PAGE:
Headache is one of the most common symptoms of intracranial hypertension. Approximately 90% of people who have chronic IH, report headache, though a minority (less than 10%) have intracranial hypertension and do not experience headache.
The headache that accompanies IH is unbearably painful and, most notably, is not relieved by any migraine, conventional headache or pain medication. It has been described as the worst headache ever. In fact, many people with undiagnosed intracranial hypertension end up in the emergency room, believing that they are suffering from the worst migraine headache imaginable.
How is an IH headache different from a migraine headache?
While an IH headache may share certain characteristics with a migraine headache, such as sensitivity to light or odor, or worsening when exercising or coughing, there are additional symptoms that set it apart.
Unlike a migraine headache, an IH headache is frequently accompanied by pulse synchronous tinnitus (a whooshing noise in one or both ear(s) that occurs in sync with one’s pulse), which is the third most common reported symptom of IH. Visual symptoms are the second most common reported symptoms of IH. They include spontaneous dim-outs of vision in one or both eyes; momentary grey spots or dots perceived in one or both eyes (transitory visual obscurations or TVOs), especially with a change in position; blurred vision; and double vision (diplopia) These are all signs of intracranial hypertension headaches, rather than migraine. Additionally, they may indicate papilledema (swollen optic nerves), a diagnostic sign of intracranial hypertension.
Importantly, these visual symptoms are different from the temporary flashing or flickering objects that usually last for about 20 minutes (known as an aura) that some people see before the onset of a migraine headache, which then disappear after the headache begins.
An IH headache does not necessarily occur in one specific area. It is not unusual for some individuals with IH to experience pain behind eyes (which may be worse by eye movement), while others might find the headache occurs at the back of the head or begins on one side.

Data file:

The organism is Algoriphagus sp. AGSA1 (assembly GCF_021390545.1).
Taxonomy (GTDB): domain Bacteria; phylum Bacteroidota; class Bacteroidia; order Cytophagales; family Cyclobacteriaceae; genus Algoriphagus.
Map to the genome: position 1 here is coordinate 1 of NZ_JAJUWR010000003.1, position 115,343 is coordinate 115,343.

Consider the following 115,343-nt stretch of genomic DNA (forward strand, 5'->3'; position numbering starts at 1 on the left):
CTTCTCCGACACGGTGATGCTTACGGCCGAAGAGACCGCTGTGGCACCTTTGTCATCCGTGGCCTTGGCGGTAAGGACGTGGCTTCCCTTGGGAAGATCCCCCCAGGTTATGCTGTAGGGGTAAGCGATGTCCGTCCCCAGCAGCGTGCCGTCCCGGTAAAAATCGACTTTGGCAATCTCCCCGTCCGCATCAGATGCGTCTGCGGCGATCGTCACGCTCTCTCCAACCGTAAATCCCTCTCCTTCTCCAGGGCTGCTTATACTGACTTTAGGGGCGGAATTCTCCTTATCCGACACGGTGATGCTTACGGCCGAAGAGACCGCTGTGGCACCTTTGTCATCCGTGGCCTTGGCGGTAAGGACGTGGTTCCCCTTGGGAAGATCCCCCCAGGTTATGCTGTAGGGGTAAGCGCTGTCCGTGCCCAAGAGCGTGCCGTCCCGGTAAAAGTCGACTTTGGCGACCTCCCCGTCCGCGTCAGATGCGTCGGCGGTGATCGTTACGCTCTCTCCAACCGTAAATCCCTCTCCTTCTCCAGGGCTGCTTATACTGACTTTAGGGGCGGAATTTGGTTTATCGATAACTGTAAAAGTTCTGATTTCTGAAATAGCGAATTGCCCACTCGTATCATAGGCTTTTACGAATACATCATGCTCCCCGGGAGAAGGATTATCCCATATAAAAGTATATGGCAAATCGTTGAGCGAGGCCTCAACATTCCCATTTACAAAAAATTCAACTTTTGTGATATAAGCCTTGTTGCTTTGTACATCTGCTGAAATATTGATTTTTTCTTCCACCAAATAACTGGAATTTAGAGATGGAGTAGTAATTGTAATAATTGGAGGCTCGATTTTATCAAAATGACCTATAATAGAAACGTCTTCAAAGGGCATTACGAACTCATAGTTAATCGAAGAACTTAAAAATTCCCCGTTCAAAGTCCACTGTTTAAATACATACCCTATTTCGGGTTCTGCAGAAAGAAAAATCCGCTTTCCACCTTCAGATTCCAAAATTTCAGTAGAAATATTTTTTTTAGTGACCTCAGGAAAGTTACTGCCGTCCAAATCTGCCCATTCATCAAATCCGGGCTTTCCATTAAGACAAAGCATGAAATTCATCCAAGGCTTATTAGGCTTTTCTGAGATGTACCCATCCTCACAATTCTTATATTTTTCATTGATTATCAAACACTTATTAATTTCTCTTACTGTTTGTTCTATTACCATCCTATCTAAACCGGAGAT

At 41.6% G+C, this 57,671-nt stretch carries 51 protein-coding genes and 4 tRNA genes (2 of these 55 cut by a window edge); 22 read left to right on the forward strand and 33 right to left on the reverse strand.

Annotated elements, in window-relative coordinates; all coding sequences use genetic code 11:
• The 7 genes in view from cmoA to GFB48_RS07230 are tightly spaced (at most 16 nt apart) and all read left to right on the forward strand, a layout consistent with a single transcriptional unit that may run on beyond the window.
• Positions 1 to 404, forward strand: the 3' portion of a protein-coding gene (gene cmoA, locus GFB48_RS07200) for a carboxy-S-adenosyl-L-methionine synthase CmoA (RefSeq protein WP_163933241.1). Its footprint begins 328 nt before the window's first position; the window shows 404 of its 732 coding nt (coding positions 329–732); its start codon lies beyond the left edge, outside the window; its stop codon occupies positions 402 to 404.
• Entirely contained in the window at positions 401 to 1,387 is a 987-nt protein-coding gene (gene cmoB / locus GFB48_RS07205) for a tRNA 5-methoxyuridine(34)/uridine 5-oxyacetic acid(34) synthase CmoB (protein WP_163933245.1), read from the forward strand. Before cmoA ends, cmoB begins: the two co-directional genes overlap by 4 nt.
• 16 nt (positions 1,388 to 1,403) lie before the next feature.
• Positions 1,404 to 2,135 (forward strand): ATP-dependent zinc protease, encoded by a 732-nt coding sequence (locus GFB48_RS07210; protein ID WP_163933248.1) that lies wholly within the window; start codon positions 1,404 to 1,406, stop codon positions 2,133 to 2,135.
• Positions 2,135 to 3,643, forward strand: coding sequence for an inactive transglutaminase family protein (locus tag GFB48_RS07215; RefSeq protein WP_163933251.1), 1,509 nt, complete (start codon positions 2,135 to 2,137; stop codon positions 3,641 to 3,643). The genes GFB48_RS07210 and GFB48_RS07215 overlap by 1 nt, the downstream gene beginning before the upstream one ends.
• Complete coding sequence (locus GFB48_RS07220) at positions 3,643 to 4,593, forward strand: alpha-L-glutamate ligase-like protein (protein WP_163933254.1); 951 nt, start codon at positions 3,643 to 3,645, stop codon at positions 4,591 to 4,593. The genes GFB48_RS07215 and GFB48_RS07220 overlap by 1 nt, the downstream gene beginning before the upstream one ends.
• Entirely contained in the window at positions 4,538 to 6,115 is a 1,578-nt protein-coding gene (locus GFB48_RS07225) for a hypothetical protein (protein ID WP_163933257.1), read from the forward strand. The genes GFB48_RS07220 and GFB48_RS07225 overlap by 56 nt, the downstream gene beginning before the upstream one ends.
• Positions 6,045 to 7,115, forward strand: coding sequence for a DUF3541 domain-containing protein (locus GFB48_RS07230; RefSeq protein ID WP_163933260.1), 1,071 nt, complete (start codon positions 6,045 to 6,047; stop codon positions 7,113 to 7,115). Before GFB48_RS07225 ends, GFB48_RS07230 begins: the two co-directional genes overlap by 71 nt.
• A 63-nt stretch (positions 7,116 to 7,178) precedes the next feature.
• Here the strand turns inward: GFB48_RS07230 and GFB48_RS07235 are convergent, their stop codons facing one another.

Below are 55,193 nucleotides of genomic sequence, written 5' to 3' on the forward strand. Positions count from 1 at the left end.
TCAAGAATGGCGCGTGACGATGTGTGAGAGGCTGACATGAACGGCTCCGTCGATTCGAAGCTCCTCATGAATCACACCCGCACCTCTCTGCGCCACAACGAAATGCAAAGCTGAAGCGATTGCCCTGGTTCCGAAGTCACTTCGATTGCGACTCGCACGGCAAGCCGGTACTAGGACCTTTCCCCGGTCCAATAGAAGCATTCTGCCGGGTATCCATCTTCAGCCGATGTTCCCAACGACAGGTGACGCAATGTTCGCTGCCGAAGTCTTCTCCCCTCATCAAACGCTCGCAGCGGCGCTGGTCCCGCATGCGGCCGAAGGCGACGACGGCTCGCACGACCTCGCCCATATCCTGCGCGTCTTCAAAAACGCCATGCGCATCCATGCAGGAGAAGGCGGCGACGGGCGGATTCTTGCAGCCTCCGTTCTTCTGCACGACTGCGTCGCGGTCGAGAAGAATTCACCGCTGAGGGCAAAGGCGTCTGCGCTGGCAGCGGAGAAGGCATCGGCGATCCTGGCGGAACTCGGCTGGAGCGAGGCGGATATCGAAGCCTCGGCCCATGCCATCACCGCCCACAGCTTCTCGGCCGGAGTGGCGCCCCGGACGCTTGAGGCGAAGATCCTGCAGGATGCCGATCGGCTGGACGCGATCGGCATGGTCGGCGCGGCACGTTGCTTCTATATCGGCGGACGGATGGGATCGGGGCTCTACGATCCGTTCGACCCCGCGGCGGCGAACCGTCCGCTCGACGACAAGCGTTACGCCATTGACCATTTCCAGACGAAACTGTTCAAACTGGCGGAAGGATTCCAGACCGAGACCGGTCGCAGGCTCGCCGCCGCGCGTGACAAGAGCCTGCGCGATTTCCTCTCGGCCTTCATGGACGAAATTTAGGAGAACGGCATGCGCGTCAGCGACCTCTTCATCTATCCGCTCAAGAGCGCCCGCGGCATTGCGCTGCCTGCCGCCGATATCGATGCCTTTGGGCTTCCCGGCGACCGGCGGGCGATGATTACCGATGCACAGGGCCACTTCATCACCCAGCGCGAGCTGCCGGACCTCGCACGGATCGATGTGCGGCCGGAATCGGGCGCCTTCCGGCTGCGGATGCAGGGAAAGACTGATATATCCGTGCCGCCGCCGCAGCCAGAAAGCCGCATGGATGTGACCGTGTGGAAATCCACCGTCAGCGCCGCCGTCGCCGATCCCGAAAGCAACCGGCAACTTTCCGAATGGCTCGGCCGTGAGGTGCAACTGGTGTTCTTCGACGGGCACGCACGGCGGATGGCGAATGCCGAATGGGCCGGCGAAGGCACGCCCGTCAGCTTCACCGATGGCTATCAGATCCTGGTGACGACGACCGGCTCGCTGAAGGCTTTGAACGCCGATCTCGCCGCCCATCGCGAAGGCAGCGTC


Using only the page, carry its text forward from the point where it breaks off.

What causes the IH headache?
The actual cause of headache with intracranial hypertension is unknown. Other factors besides increased intracranial pressure may play a role including a predisposition to headache.
How long does an IH headache last?
The answer to this question depends on each individual. An actual episode of headache may last hours, days, even weeks. Many people with chronic IH live with daily headache that never truly goes away. Others may experience cycles of headache, in which their headaches may become more severe for a period of time. Some women with chronic IH report that their headaches become significantly worse during menstruation.
Each of these experiences holds important clues for researchers. Determining why an IH headache occurs is vital to understanding how to treat and prevent it.
How is an IH headache treated?
Lowering intracranial pressure is key to treating IH headaches. This is usually done by physically removing excess spinal fluid or by inhibiting spinal fluid production through the use of drugs known as carbonic anhydrase inhibitors.The most common carbonic anhydrase inhibitor is acetazolamide (Diamox), though no drug has ever been specifically developed to treat intracranial hypertension. Other drugs thought to have less potent carbonic anhydrase inhibition properties than acetazolamide include Lasix (furosemide), Topamax (topiramate), and Neptazane (methazolamide).
Lumbar punctures, or spinal taps, may temporarily ease the IH headache; however, since spinal fluid regenerates quickly (.3cc per minute), long-term use of this therapy has limited benefits. Surgery to implant a neurosurgical shunt may also be an option if drug therapy hasn’t adequately reduced intracranial pressure. But better, more effective treatments—either drug or surgical–to lower intracranial pressure are needed.